AB: I don’t get nervous anymore because I treat every interview more like a conversation between friends. Plus, I do so much homework in advance that I know everything about the artist and then some.

HM: What’s your favorite memory from your time in the music industry? And what was your first “pinch-me” moment?

AB: My favorite memory is from 2014. I interviewed Garth Brooks for the first time when he was in Chicago to play at the Allstate Arena. In the course of that conversation, he asked me if I wanted to hand out front-row tickets to the fans in the way back. He promised to leave them for me at the box office. I expected to grab a pair of tickets and go share the country music joy. But he didn’t leave me a pair. He left me six pairs. I still remember how happy I was to make those 12 fans happier than they’d ever been at a concert.

One moment that still feels like one of those how-is-this-my-life nights was in 2017 when I was doing red carpet interviews at the Academy of Country Music Awards. I’d interviewed Tim McGraw a handful of times by then, and he’d always been friendly. But as he was walking down that red carpet, ignoring every TV camera and journalist with a recorder, he abruptly stopped when he saw me, backtracked, hugged me, and told me that it was good to see me.

HM: What made you decide to write your book, Backstaged: My 15 Years Behind the Scenes in Country Music? How was that writing process different from your everyday stories?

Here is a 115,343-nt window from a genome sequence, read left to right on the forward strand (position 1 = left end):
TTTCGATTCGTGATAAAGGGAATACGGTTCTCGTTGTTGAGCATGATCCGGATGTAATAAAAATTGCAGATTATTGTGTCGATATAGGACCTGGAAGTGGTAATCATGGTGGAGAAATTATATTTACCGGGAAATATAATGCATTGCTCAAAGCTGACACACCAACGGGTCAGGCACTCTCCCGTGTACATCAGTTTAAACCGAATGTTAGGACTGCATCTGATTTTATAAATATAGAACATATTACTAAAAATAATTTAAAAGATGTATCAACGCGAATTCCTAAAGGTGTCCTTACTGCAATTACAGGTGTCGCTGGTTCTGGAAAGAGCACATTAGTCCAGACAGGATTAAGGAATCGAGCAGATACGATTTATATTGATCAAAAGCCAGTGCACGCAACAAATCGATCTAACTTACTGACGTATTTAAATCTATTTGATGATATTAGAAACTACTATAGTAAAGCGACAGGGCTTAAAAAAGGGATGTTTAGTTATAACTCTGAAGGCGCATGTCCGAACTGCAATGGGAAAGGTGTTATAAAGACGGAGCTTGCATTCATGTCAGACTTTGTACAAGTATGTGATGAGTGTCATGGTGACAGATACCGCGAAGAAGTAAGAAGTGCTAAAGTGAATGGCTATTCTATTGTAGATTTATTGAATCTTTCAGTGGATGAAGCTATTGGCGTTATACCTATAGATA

AB: As my career in the music industry started to gain momentum, I started keeping track of all the things happening behind the scenes. Nothing sordid, just the backstage shenanigans that I never wrote about in my official stories. So when the pandemic showed up, I had enough spare time to document them all and realized it might be enough for a book. It was so much easier than my day job because I wasn’t writing to please an editor or staying on an artist’s publicist’s good side.

HM: How would you describe Nashville to someone who has never been?

AB: Nashville’s my second home, so I’m the unofficial tour guide when my Chicago friends want to head down there. There is really something there for everyone, from honky-tonks to vineyards to music to shopping (I’m ashamed of how many pairs of cowboy boots I own from the stores on Lower Broadway). But for me, Nashville has become a place where I feel at home and where I’ve made some of my best friends. And it’s such a small city and tight-knit community that you never know who you might bump into. I’ve been seated next to a country star at a wedding, I’ve run into a Grammy-winning songwriter at Whole Foods, and I’ve seen a few singers singing at church.

HM: What’s your advice to someone looking to combine their passions with work? How has this improved your life?

AB: My advice would be the same advice Cody Johnson gives in his song “‘Til You Can’t”: If you’ve got a dream, chase it. Because a dream won’t chase you back.

For more information about Alison or to purchase a copy of her book, visit ■